21 Win, Win, Win Win for the student – alternative way to remain in science without getting a PhD. Win for the university - provide students with another career option and help solve community workforce needs. Win for the employers – local, regional, state – have a technically trained cadre of workers.

22 For further information: Contact the CGS PSM Project Staff Carol B. Lynch, Senior Scholar in Residence and Project Director Eleanor Babco, Senior Consultant and Co-Project Director Nancy Vincent, Program Manager, Best Practices Josh Mahler, Program and Operations Assistant and

23 Topics The players Enabling Facilitating Expanding Supporting World Café discussions

24 Expanding Update & analysis of system-wide PSM program implementation

25 Variety/Range System-wides – all state-run colleges and universities (SUNY) or one set (CSU), chancellor, some central infrastructure State wides – where no system available Campus wides – single dominant institution (Illinois- Urbana, Rutgers (N.J.) Smaller sub systems in states with more than one (North Texas) Single-purpose Alliance set up expressly to launch PSM (HBCU Mid-Atlantic)

26 Outline Launch Phase at system level Expansion at system level Long-term Sustainability – too soon to know 2009 NASH effort at increasing system wides Conclusion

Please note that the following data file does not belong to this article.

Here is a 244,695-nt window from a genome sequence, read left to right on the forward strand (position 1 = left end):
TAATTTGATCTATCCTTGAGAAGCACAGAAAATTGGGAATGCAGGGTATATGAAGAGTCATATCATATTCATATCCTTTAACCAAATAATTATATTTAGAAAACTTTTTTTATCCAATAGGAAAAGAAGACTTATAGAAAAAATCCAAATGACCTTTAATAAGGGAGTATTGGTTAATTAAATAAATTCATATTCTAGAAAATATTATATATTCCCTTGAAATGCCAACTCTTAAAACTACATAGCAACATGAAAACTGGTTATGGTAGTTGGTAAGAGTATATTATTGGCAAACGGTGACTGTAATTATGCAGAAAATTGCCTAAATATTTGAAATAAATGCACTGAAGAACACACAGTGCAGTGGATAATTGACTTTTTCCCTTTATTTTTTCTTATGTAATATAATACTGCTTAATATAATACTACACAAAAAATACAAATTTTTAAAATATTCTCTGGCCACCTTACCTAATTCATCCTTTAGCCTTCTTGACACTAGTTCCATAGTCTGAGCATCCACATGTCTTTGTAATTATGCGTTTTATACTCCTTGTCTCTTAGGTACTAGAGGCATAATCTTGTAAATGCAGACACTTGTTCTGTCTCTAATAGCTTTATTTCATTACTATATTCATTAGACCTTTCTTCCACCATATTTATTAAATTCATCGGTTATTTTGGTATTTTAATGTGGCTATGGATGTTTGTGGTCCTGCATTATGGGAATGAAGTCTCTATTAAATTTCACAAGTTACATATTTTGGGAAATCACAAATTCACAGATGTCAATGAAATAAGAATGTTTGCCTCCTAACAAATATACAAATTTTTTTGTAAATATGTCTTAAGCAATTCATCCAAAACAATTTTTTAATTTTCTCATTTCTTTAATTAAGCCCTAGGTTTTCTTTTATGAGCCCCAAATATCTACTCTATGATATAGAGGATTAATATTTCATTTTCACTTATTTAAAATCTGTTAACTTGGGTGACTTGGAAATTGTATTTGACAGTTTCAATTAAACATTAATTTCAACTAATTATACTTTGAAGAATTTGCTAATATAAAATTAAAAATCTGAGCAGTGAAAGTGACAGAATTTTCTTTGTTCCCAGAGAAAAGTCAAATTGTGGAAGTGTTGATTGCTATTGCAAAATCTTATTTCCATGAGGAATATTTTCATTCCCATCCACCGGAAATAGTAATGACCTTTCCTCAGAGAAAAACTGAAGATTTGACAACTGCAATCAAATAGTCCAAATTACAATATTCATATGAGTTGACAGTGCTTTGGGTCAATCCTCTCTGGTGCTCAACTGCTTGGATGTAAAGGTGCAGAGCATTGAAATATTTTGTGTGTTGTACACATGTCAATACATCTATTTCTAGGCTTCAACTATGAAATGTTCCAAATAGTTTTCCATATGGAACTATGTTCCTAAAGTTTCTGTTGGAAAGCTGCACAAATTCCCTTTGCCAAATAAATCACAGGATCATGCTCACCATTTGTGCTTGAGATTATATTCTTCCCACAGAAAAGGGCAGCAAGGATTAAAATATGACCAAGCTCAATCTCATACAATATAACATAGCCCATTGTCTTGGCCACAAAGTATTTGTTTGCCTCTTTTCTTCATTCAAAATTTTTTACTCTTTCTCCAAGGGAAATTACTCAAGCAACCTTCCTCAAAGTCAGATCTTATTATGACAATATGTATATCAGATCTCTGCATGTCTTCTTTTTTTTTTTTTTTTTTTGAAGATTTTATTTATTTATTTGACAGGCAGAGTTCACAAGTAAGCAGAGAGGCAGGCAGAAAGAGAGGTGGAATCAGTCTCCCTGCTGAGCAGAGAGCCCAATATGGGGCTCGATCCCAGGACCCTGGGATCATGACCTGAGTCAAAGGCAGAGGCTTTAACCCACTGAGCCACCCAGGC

27 Launch Phase Chancellor on board - shortening of approval process – relations with senior industry executives – access to state govt PSM Branding done from outset across the system Staff coordinator(s) hired to relieve faculty of need to handle - enrollment/marketing/web development - student services (advising/internships) - placement, employer relations Sharing plus courses across campuses,depts

28 Faculty Role Faculty develops and owns specific program offerings (tracks) In conjunction with campus business/industry advisers and system coordinators Internal or external funds for curriculum development distributed by deans to faculty Faculty responsible for quality control, campus deans for meeting degree requirements Faculty participation in planning & development at the system level

29 Expansion Phase Gaining higher level business/industry/gov. collaboration – including large scale investment by business/industry in tailored programs, students scholarships, internships Able to innovate: new unique PSM tracks, certificates, on line offerings Able to target new markets (e.g. active military/veterans; pre-PSM programs for community college grads) Contagion effect: enables conversion of existing masters into PSMs

30 Long-term sustainability Too soon to evaluate Visibility of chancellor (president, state-wide head) – insinuate PSM into other conversations about workforce, economic development. Access to business and business advocates State-wide awareness